(Posted from Jacob’s Limp)

I have been inconsistent with posting on Jacob’s Limp. It is still new and I’m still figuring out exactly how to focus this blog. Though my lack of posting is due to a variety of reasons, my favorite reason is why I didn’t post on Friday.

On Friday, I took the day off and had a long date with my wife. My wife was off work at noon and so we went up to Sioux Falls for a date and some Christmas shopping.

While we were in Sioux Falls, my wife wanted to show me the Japanese Garden on the Big Sioux River. We had spent a bit too much time looking at a few gifts for the kids and so raced out to find the Japanese Garden my wife had enjoyed walking through back in October.

The park itself is well hidden. We had to drive through old neighborhoods with houses from a variety of eras in our history since the 1900’s. We soon found the larger park along the Big Sioux River where the garden was hidden along the shore. We slowly walked along the green grass and descended a hill side on our way to the gated garden.

We arrived right when the sun was going down upon the Big Sioux. The winter hours were until 4 and it was almost five. In the summer time, the Big Sioux had risen high onto the banks of the shoreline. Yet now it had receded along the sand. The river tended to rest high during the winter as well, but when we arrived, it was slowly freezing over, leaving bare rocks and sand along the shore.

The receded river also laid bare the opening we needed to sneak into the garden. Where the river usually lapped against the metal gates was now a nice large entry point into the otherwise gated and locked garden. I slowly walked down the rocky slope, which in the summer are covered in water but now, with everything else, was exposed and bare in the winter months. My wife followed, looking this way and that lest we be caught. I slowly stepped around the fence which would have been lapped by waves but now was free. I squatted down and took pictures of the sun setting over the Big Sioux.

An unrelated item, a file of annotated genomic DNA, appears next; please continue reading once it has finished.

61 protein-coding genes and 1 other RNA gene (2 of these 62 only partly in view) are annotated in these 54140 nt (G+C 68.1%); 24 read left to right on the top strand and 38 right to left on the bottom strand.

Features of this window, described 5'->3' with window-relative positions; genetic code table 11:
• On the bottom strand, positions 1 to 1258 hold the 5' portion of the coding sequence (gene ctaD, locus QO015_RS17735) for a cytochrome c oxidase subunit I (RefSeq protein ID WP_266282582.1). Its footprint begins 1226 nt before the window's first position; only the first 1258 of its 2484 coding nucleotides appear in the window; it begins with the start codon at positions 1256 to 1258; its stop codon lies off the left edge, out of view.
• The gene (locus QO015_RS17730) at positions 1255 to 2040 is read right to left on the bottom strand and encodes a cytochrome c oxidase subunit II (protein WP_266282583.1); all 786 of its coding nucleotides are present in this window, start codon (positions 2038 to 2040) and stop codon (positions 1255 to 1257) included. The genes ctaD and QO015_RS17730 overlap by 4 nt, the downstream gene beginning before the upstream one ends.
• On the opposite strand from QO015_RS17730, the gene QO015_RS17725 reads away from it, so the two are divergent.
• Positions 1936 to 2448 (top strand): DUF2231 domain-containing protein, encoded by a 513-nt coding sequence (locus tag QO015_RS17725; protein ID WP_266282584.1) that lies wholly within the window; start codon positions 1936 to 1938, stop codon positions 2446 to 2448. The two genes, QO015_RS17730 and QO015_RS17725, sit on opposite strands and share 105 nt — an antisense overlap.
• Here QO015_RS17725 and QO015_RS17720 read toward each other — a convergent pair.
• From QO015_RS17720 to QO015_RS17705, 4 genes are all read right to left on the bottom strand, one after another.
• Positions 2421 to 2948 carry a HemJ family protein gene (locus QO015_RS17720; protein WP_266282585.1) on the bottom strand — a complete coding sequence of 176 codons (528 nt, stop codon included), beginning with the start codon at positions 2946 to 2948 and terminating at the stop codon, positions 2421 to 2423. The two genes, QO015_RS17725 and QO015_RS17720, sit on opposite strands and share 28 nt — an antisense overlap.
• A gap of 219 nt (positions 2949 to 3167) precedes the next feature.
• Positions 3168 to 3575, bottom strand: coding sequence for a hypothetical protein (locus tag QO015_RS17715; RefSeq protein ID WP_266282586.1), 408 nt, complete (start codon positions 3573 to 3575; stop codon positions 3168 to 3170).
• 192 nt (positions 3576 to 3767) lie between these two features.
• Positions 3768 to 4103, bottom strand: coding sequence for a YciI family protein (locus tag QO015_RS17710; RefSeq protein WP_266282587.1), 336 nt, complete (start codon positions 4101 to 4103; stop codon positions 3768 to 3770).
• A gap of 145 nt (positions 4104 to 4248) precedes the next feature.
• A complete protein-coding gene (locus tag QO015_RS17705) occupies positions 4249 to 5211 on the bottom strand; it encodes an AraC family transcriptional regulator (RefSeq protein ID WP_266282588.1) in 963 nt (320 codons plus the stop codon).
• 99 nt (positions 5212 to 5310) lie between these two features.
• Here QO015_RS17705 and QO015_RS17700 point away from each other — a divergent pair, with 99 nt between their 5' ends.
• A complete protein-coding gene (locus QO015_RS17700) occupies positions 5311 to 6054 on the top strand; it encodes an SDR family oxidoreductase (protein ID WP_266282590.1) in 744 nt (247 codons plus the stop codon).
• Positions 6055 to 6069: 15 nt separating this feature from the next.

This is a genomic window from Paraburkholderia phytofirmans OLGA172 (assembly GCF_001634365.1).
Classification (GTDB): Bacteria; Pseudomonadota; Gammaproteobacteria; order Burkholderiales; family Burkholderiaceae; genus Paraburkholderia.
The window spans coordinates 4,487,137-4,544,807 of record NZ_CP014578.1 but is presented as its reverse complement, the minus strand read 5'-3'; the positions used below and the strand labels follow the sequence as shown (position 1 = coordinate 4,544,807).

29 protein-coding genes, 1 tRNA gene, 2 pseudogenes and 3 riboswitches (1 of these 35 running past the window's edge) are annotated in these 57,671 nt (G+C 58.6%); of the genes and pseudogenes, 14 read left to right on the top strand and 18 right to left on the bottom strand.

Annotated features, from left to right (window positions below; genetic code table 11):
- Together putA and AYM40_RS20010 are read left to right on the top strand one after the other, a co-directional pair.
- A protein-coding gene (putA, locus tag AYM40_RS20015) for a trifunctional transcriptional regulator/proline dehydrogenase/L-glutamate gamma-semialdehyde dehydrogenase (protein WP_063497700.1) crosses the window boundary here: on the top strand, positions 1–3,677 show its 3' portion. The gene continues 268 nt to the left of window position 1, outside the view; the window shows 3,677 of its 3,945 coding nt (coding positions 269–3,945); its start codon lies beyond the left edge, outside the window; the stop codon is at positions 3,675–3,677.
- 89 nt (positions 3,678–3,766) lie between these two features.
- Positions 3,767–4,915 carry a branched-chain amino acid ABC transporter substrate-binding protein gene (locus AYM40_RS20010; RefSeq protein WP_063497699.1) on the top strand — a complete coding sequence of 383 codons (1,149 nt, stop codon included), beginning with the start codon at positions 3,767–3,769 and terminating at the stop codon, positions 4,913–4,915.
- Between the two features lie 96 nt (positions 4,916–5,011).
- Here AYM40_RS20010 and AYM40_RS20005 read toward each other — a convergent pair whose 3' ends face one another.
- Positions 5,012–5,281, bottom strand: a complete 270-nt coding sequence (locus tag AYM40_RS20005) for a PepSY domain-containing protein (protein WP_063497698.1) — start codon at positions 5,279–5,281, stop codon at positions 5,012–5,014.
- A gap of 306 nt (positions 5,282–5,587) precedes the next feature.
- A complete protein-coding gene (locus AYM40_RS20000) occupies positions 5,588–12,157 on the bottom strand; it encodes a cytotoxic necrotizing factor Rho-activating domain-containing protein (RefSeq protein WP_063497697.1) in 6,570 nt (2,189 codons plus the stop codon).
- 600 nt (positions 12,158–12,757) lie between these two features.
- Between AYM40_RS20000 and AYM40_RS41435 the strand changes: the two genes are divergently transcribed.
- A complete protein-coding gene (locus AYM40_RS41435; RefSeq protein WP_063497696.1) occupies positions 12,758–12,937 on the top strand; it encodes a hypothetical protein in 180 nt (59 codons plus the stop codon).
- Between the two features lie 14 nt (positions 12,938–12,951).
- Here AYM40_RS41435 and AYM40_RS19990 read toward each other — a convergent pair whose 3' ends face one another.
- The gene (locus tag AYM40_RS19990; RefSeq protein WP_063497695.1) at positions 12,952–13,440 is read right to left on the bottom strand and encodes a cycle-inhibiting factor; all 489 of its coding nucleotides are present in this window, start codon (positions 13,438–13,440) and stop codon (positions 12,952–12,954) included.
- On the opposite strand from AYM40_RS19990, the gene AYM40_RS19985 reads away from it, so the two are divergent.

I then turned to my wife and said “Well, we’ve already trespassed, we might as well enjoy the rest of it.” She gave me that smile/look that tells me she’s not sure of my logic but will test it out anyway.

We walked along the shore, along paths of stone laid down some decades earlier. Boulders placed intentionally along the path were laid next too traditional stone lanterns. With the trees now bare, my wife pointed out each one that had flowers on them when she came in October and what colors they were.

She showed me where there was a waterfall with a bridge crossing in front of it. The water would flow down the hill side, over the small cliff face, under the bridge to be collected in a pool near the river’s edge. We had come to the end of the path and followed it’s loop back around to the beginning.

The temperature was dropping down. We both had forgotten our coats in the car. We hurried back, along the paths of stone, past glowing bright lanterns, around the nonguarded fence and up the hill side to the larger park area where we stole across the green grass back to our car.

No great epiphanies happened. No real true reflections on the grandeur of things. Just a beautiful sunset. Just a beautiful garden. Just a beautiful time with my wife.

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